Reaganism

Anthony Holden

  • The United States in the 1980s edited by Peter Duignan and Alvin Rabushka
    Croom Helm, 868 pp, £14.95, August 1980, ISBN 0 8179 7281 1

The news from Britain, and elsewhere, is that the distributors of Ronald Reagan’s yellowing old movies are enjoying a windfall of such proportions that supply – as his economic advisers would note with distaste – cannot possibly accommodate demand. All over the free world, it seems, people are cracking up at the sight of its putative leader being upstaged by Errol Flynn (Santa Fe Trail, 1940), stood up by Bette Davis (Dark Victory, 1939), outdrawn by assorted celluloid cowboys (1936-57, passim) and out-acted by a chimpanzee (Bedtime for Bonzo, 1951).

Here in the United States we cannot, alas, share the joke. For one thing, a Federal Election Commission ruling has banned Reagan’s films from American television during the campaign (lest other candidates demand equal time, though Reagan himself has disarmingly said that he would too). For another, as the campaign has moved towards its conclusion, we have been taking with increasing seriousness the proposition that yesterday’s B-movie ham could be in charge of all our tomorrows.

The campaign so far – I hope this much has seeped across the Atlantic – has scarcely done credit to the issues distinguishing the decade ahead from the single-issue elections of the last twenty years. Carter has refused to debate Edward Kennedy, and now John Anderson, and thus Reagan. Reagan in turn has been bound and gagged by his advisers, their hostage rather than their boss, in the apparent belief that he cannot live up to the media pitches devised by them on his behalf. There has hardly, therefore, been what you might call a dialogue. Ideology has not been to the fore, in a campaign characterised by perhaps the broadest ideological divergence since Johnson v. Goldwater in 1964. Mutual vilification has been the order of the day, Carter’s brand of positive political philosophy being to brand his opponent ‘racist’ and ‘warmonger’, and to avoid at all costs discussion of his own record in office. It may yet pay off – those Georgians are adept above all at winning elections – but I fear the President’s re-election would be at the price of his ability to govern. His only remaining political asset, the belief that he is a decent, honest man of some moral courage, is being remorselessly eroded by his conduct of the campaign.

Reagan’s puppeteers, meanwhile, may be wrong to wrap him in cotton wool. He can weave oratorical magic in front of disenchanted ‘Middle Americans’. There is considerable evidence that the kind of remarks earlier perceived as ‘gaffes’ – that Vietnam was ‘a noble cause’, that Darwin was ‘wrong’ about evolution – strike a large and hitherto unrepresented constituency as blunt truth from a plain-speaking man. If he loses, it may be precisely because his advisers tied a knot in that freewheeling, happy-go-lucky tongue.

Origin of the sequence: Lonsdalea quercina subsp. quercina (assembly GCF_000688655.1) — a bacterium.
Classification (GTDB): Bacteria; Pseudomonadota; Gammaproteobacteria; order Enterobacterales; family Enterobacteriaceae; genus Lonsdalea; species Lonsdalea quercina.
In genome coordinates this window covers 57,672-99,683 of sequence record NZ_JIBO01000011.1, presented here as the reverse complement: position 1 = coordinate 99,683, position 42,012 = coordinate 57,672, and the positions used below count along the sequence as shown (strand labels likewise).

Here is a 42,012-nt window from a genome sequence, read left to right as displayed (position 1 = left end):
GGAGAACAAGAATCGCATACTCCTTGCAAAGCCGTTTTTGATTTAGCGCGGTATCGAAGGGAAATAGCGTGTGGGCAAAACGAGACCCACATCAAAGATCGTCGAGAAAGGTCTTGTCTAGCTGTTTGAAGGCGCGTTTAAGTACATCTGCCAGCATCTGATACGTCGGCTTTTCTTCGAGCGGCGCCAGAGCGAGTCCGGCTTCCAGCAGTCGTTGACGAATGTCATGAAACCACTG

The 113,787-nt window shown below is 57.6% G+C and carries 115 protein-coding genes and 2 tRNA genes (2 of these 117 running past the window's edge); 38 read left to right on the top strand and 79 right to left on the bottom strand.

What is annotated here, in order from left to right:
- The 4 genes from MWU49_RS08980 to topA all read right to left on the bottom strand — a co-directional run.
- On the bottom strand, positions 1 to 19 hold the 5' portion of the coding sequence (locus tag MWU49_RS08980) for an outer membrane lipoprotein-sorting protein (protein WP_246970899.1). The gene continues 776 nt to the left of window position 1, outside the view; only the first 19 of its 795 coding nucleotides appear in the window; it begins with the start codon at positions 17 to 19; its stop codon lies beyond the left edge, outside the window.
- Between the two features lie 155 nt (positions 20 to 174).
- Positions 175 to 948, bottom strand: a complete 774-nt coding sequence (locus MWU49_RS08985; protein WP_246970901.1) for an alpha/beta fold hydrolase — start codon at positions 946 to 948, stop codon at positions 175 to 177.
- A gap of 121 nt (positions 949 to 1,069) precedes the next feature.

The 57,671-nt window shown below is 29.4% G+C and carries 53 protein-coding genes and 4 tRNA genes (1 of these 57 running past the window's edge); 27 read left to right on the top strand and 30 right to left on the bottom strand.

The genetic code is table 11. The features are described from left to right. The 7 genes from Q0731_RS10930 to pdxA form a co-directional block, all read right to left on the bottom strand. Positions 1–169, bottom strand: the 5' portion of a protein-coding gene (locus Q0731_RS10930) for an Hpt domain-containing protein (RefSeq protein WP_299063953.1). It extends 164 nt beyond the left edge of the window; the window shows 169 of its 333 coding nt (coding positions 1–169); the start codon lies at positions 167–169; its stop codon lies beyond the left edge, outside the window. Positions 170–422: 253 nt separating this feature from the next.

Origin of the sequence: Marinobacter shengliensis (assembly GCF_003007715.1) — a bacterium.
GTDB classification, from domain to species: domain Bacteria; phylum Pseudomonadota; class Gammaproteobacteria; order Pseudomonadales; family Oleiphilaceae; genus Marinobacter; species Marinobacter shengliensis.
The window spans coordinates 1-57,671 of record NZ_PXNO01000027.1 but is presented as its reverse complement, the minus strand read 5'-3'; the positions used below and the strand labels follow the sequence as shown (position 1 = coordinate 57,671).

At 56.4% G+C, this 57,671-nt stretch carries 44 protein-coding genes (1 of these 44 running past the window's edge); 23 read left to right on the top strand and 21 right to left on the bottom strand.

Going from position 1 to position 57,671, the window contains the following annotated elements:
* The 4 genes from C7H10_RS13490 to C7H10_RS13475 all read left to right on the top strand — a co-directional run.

But what of the intellectual motor which powers it? There the evidence is rather more skimpy. Reagan partisans are reduced to desperate remedies in defending their man against the ‘primitive’ attacks of such doubters as the present writer. I was recently taken to task (in print) by William F. Buckley Jr, the renowned conservative, for ‘chuckling especially hard’ at one of Reagan’s more esoteric pronouncements: to wit, that ‘80 per cent of pollution is caused by plants and trees.’ By way of refutation, in a column syndicated across the land, Buckley cited his master’s own voice. ‘Well, it seems to me,’ he quoted Reagan as saying in reply, ‘that I remember being taught at school that the overwhelming amount of nitrogen released into the air was from decaying vegetable matter. In fact – I think my memory is correct on this – that’s why, in the 18th century, they gave the name to that great range of mountains in Appalachia, the “Smoky Mountains”.’ Quite, said Buckley. ‘Just one such reply from Reagan deflates the article by Mr Holden on the “arcane aphorisms” of candidate Reagan.’ Though no botanist, and indeed blessed with a thinner recall of my schooldays than the rising septuagenarian, I rest my case.

For an encephalograph on the brains behind Reagan it is necessary, with a sigh, to wrestle such elephantine tomes as this out of the libraries and into the home. Skip the campaign biographies: they are by definition self-serving, and by tradition footloose with mere fact (Reagan’s 1976 effusion had Britons committing suicide in the queues for National Health Service beds). The red meat, though in highly indigestible form, is here.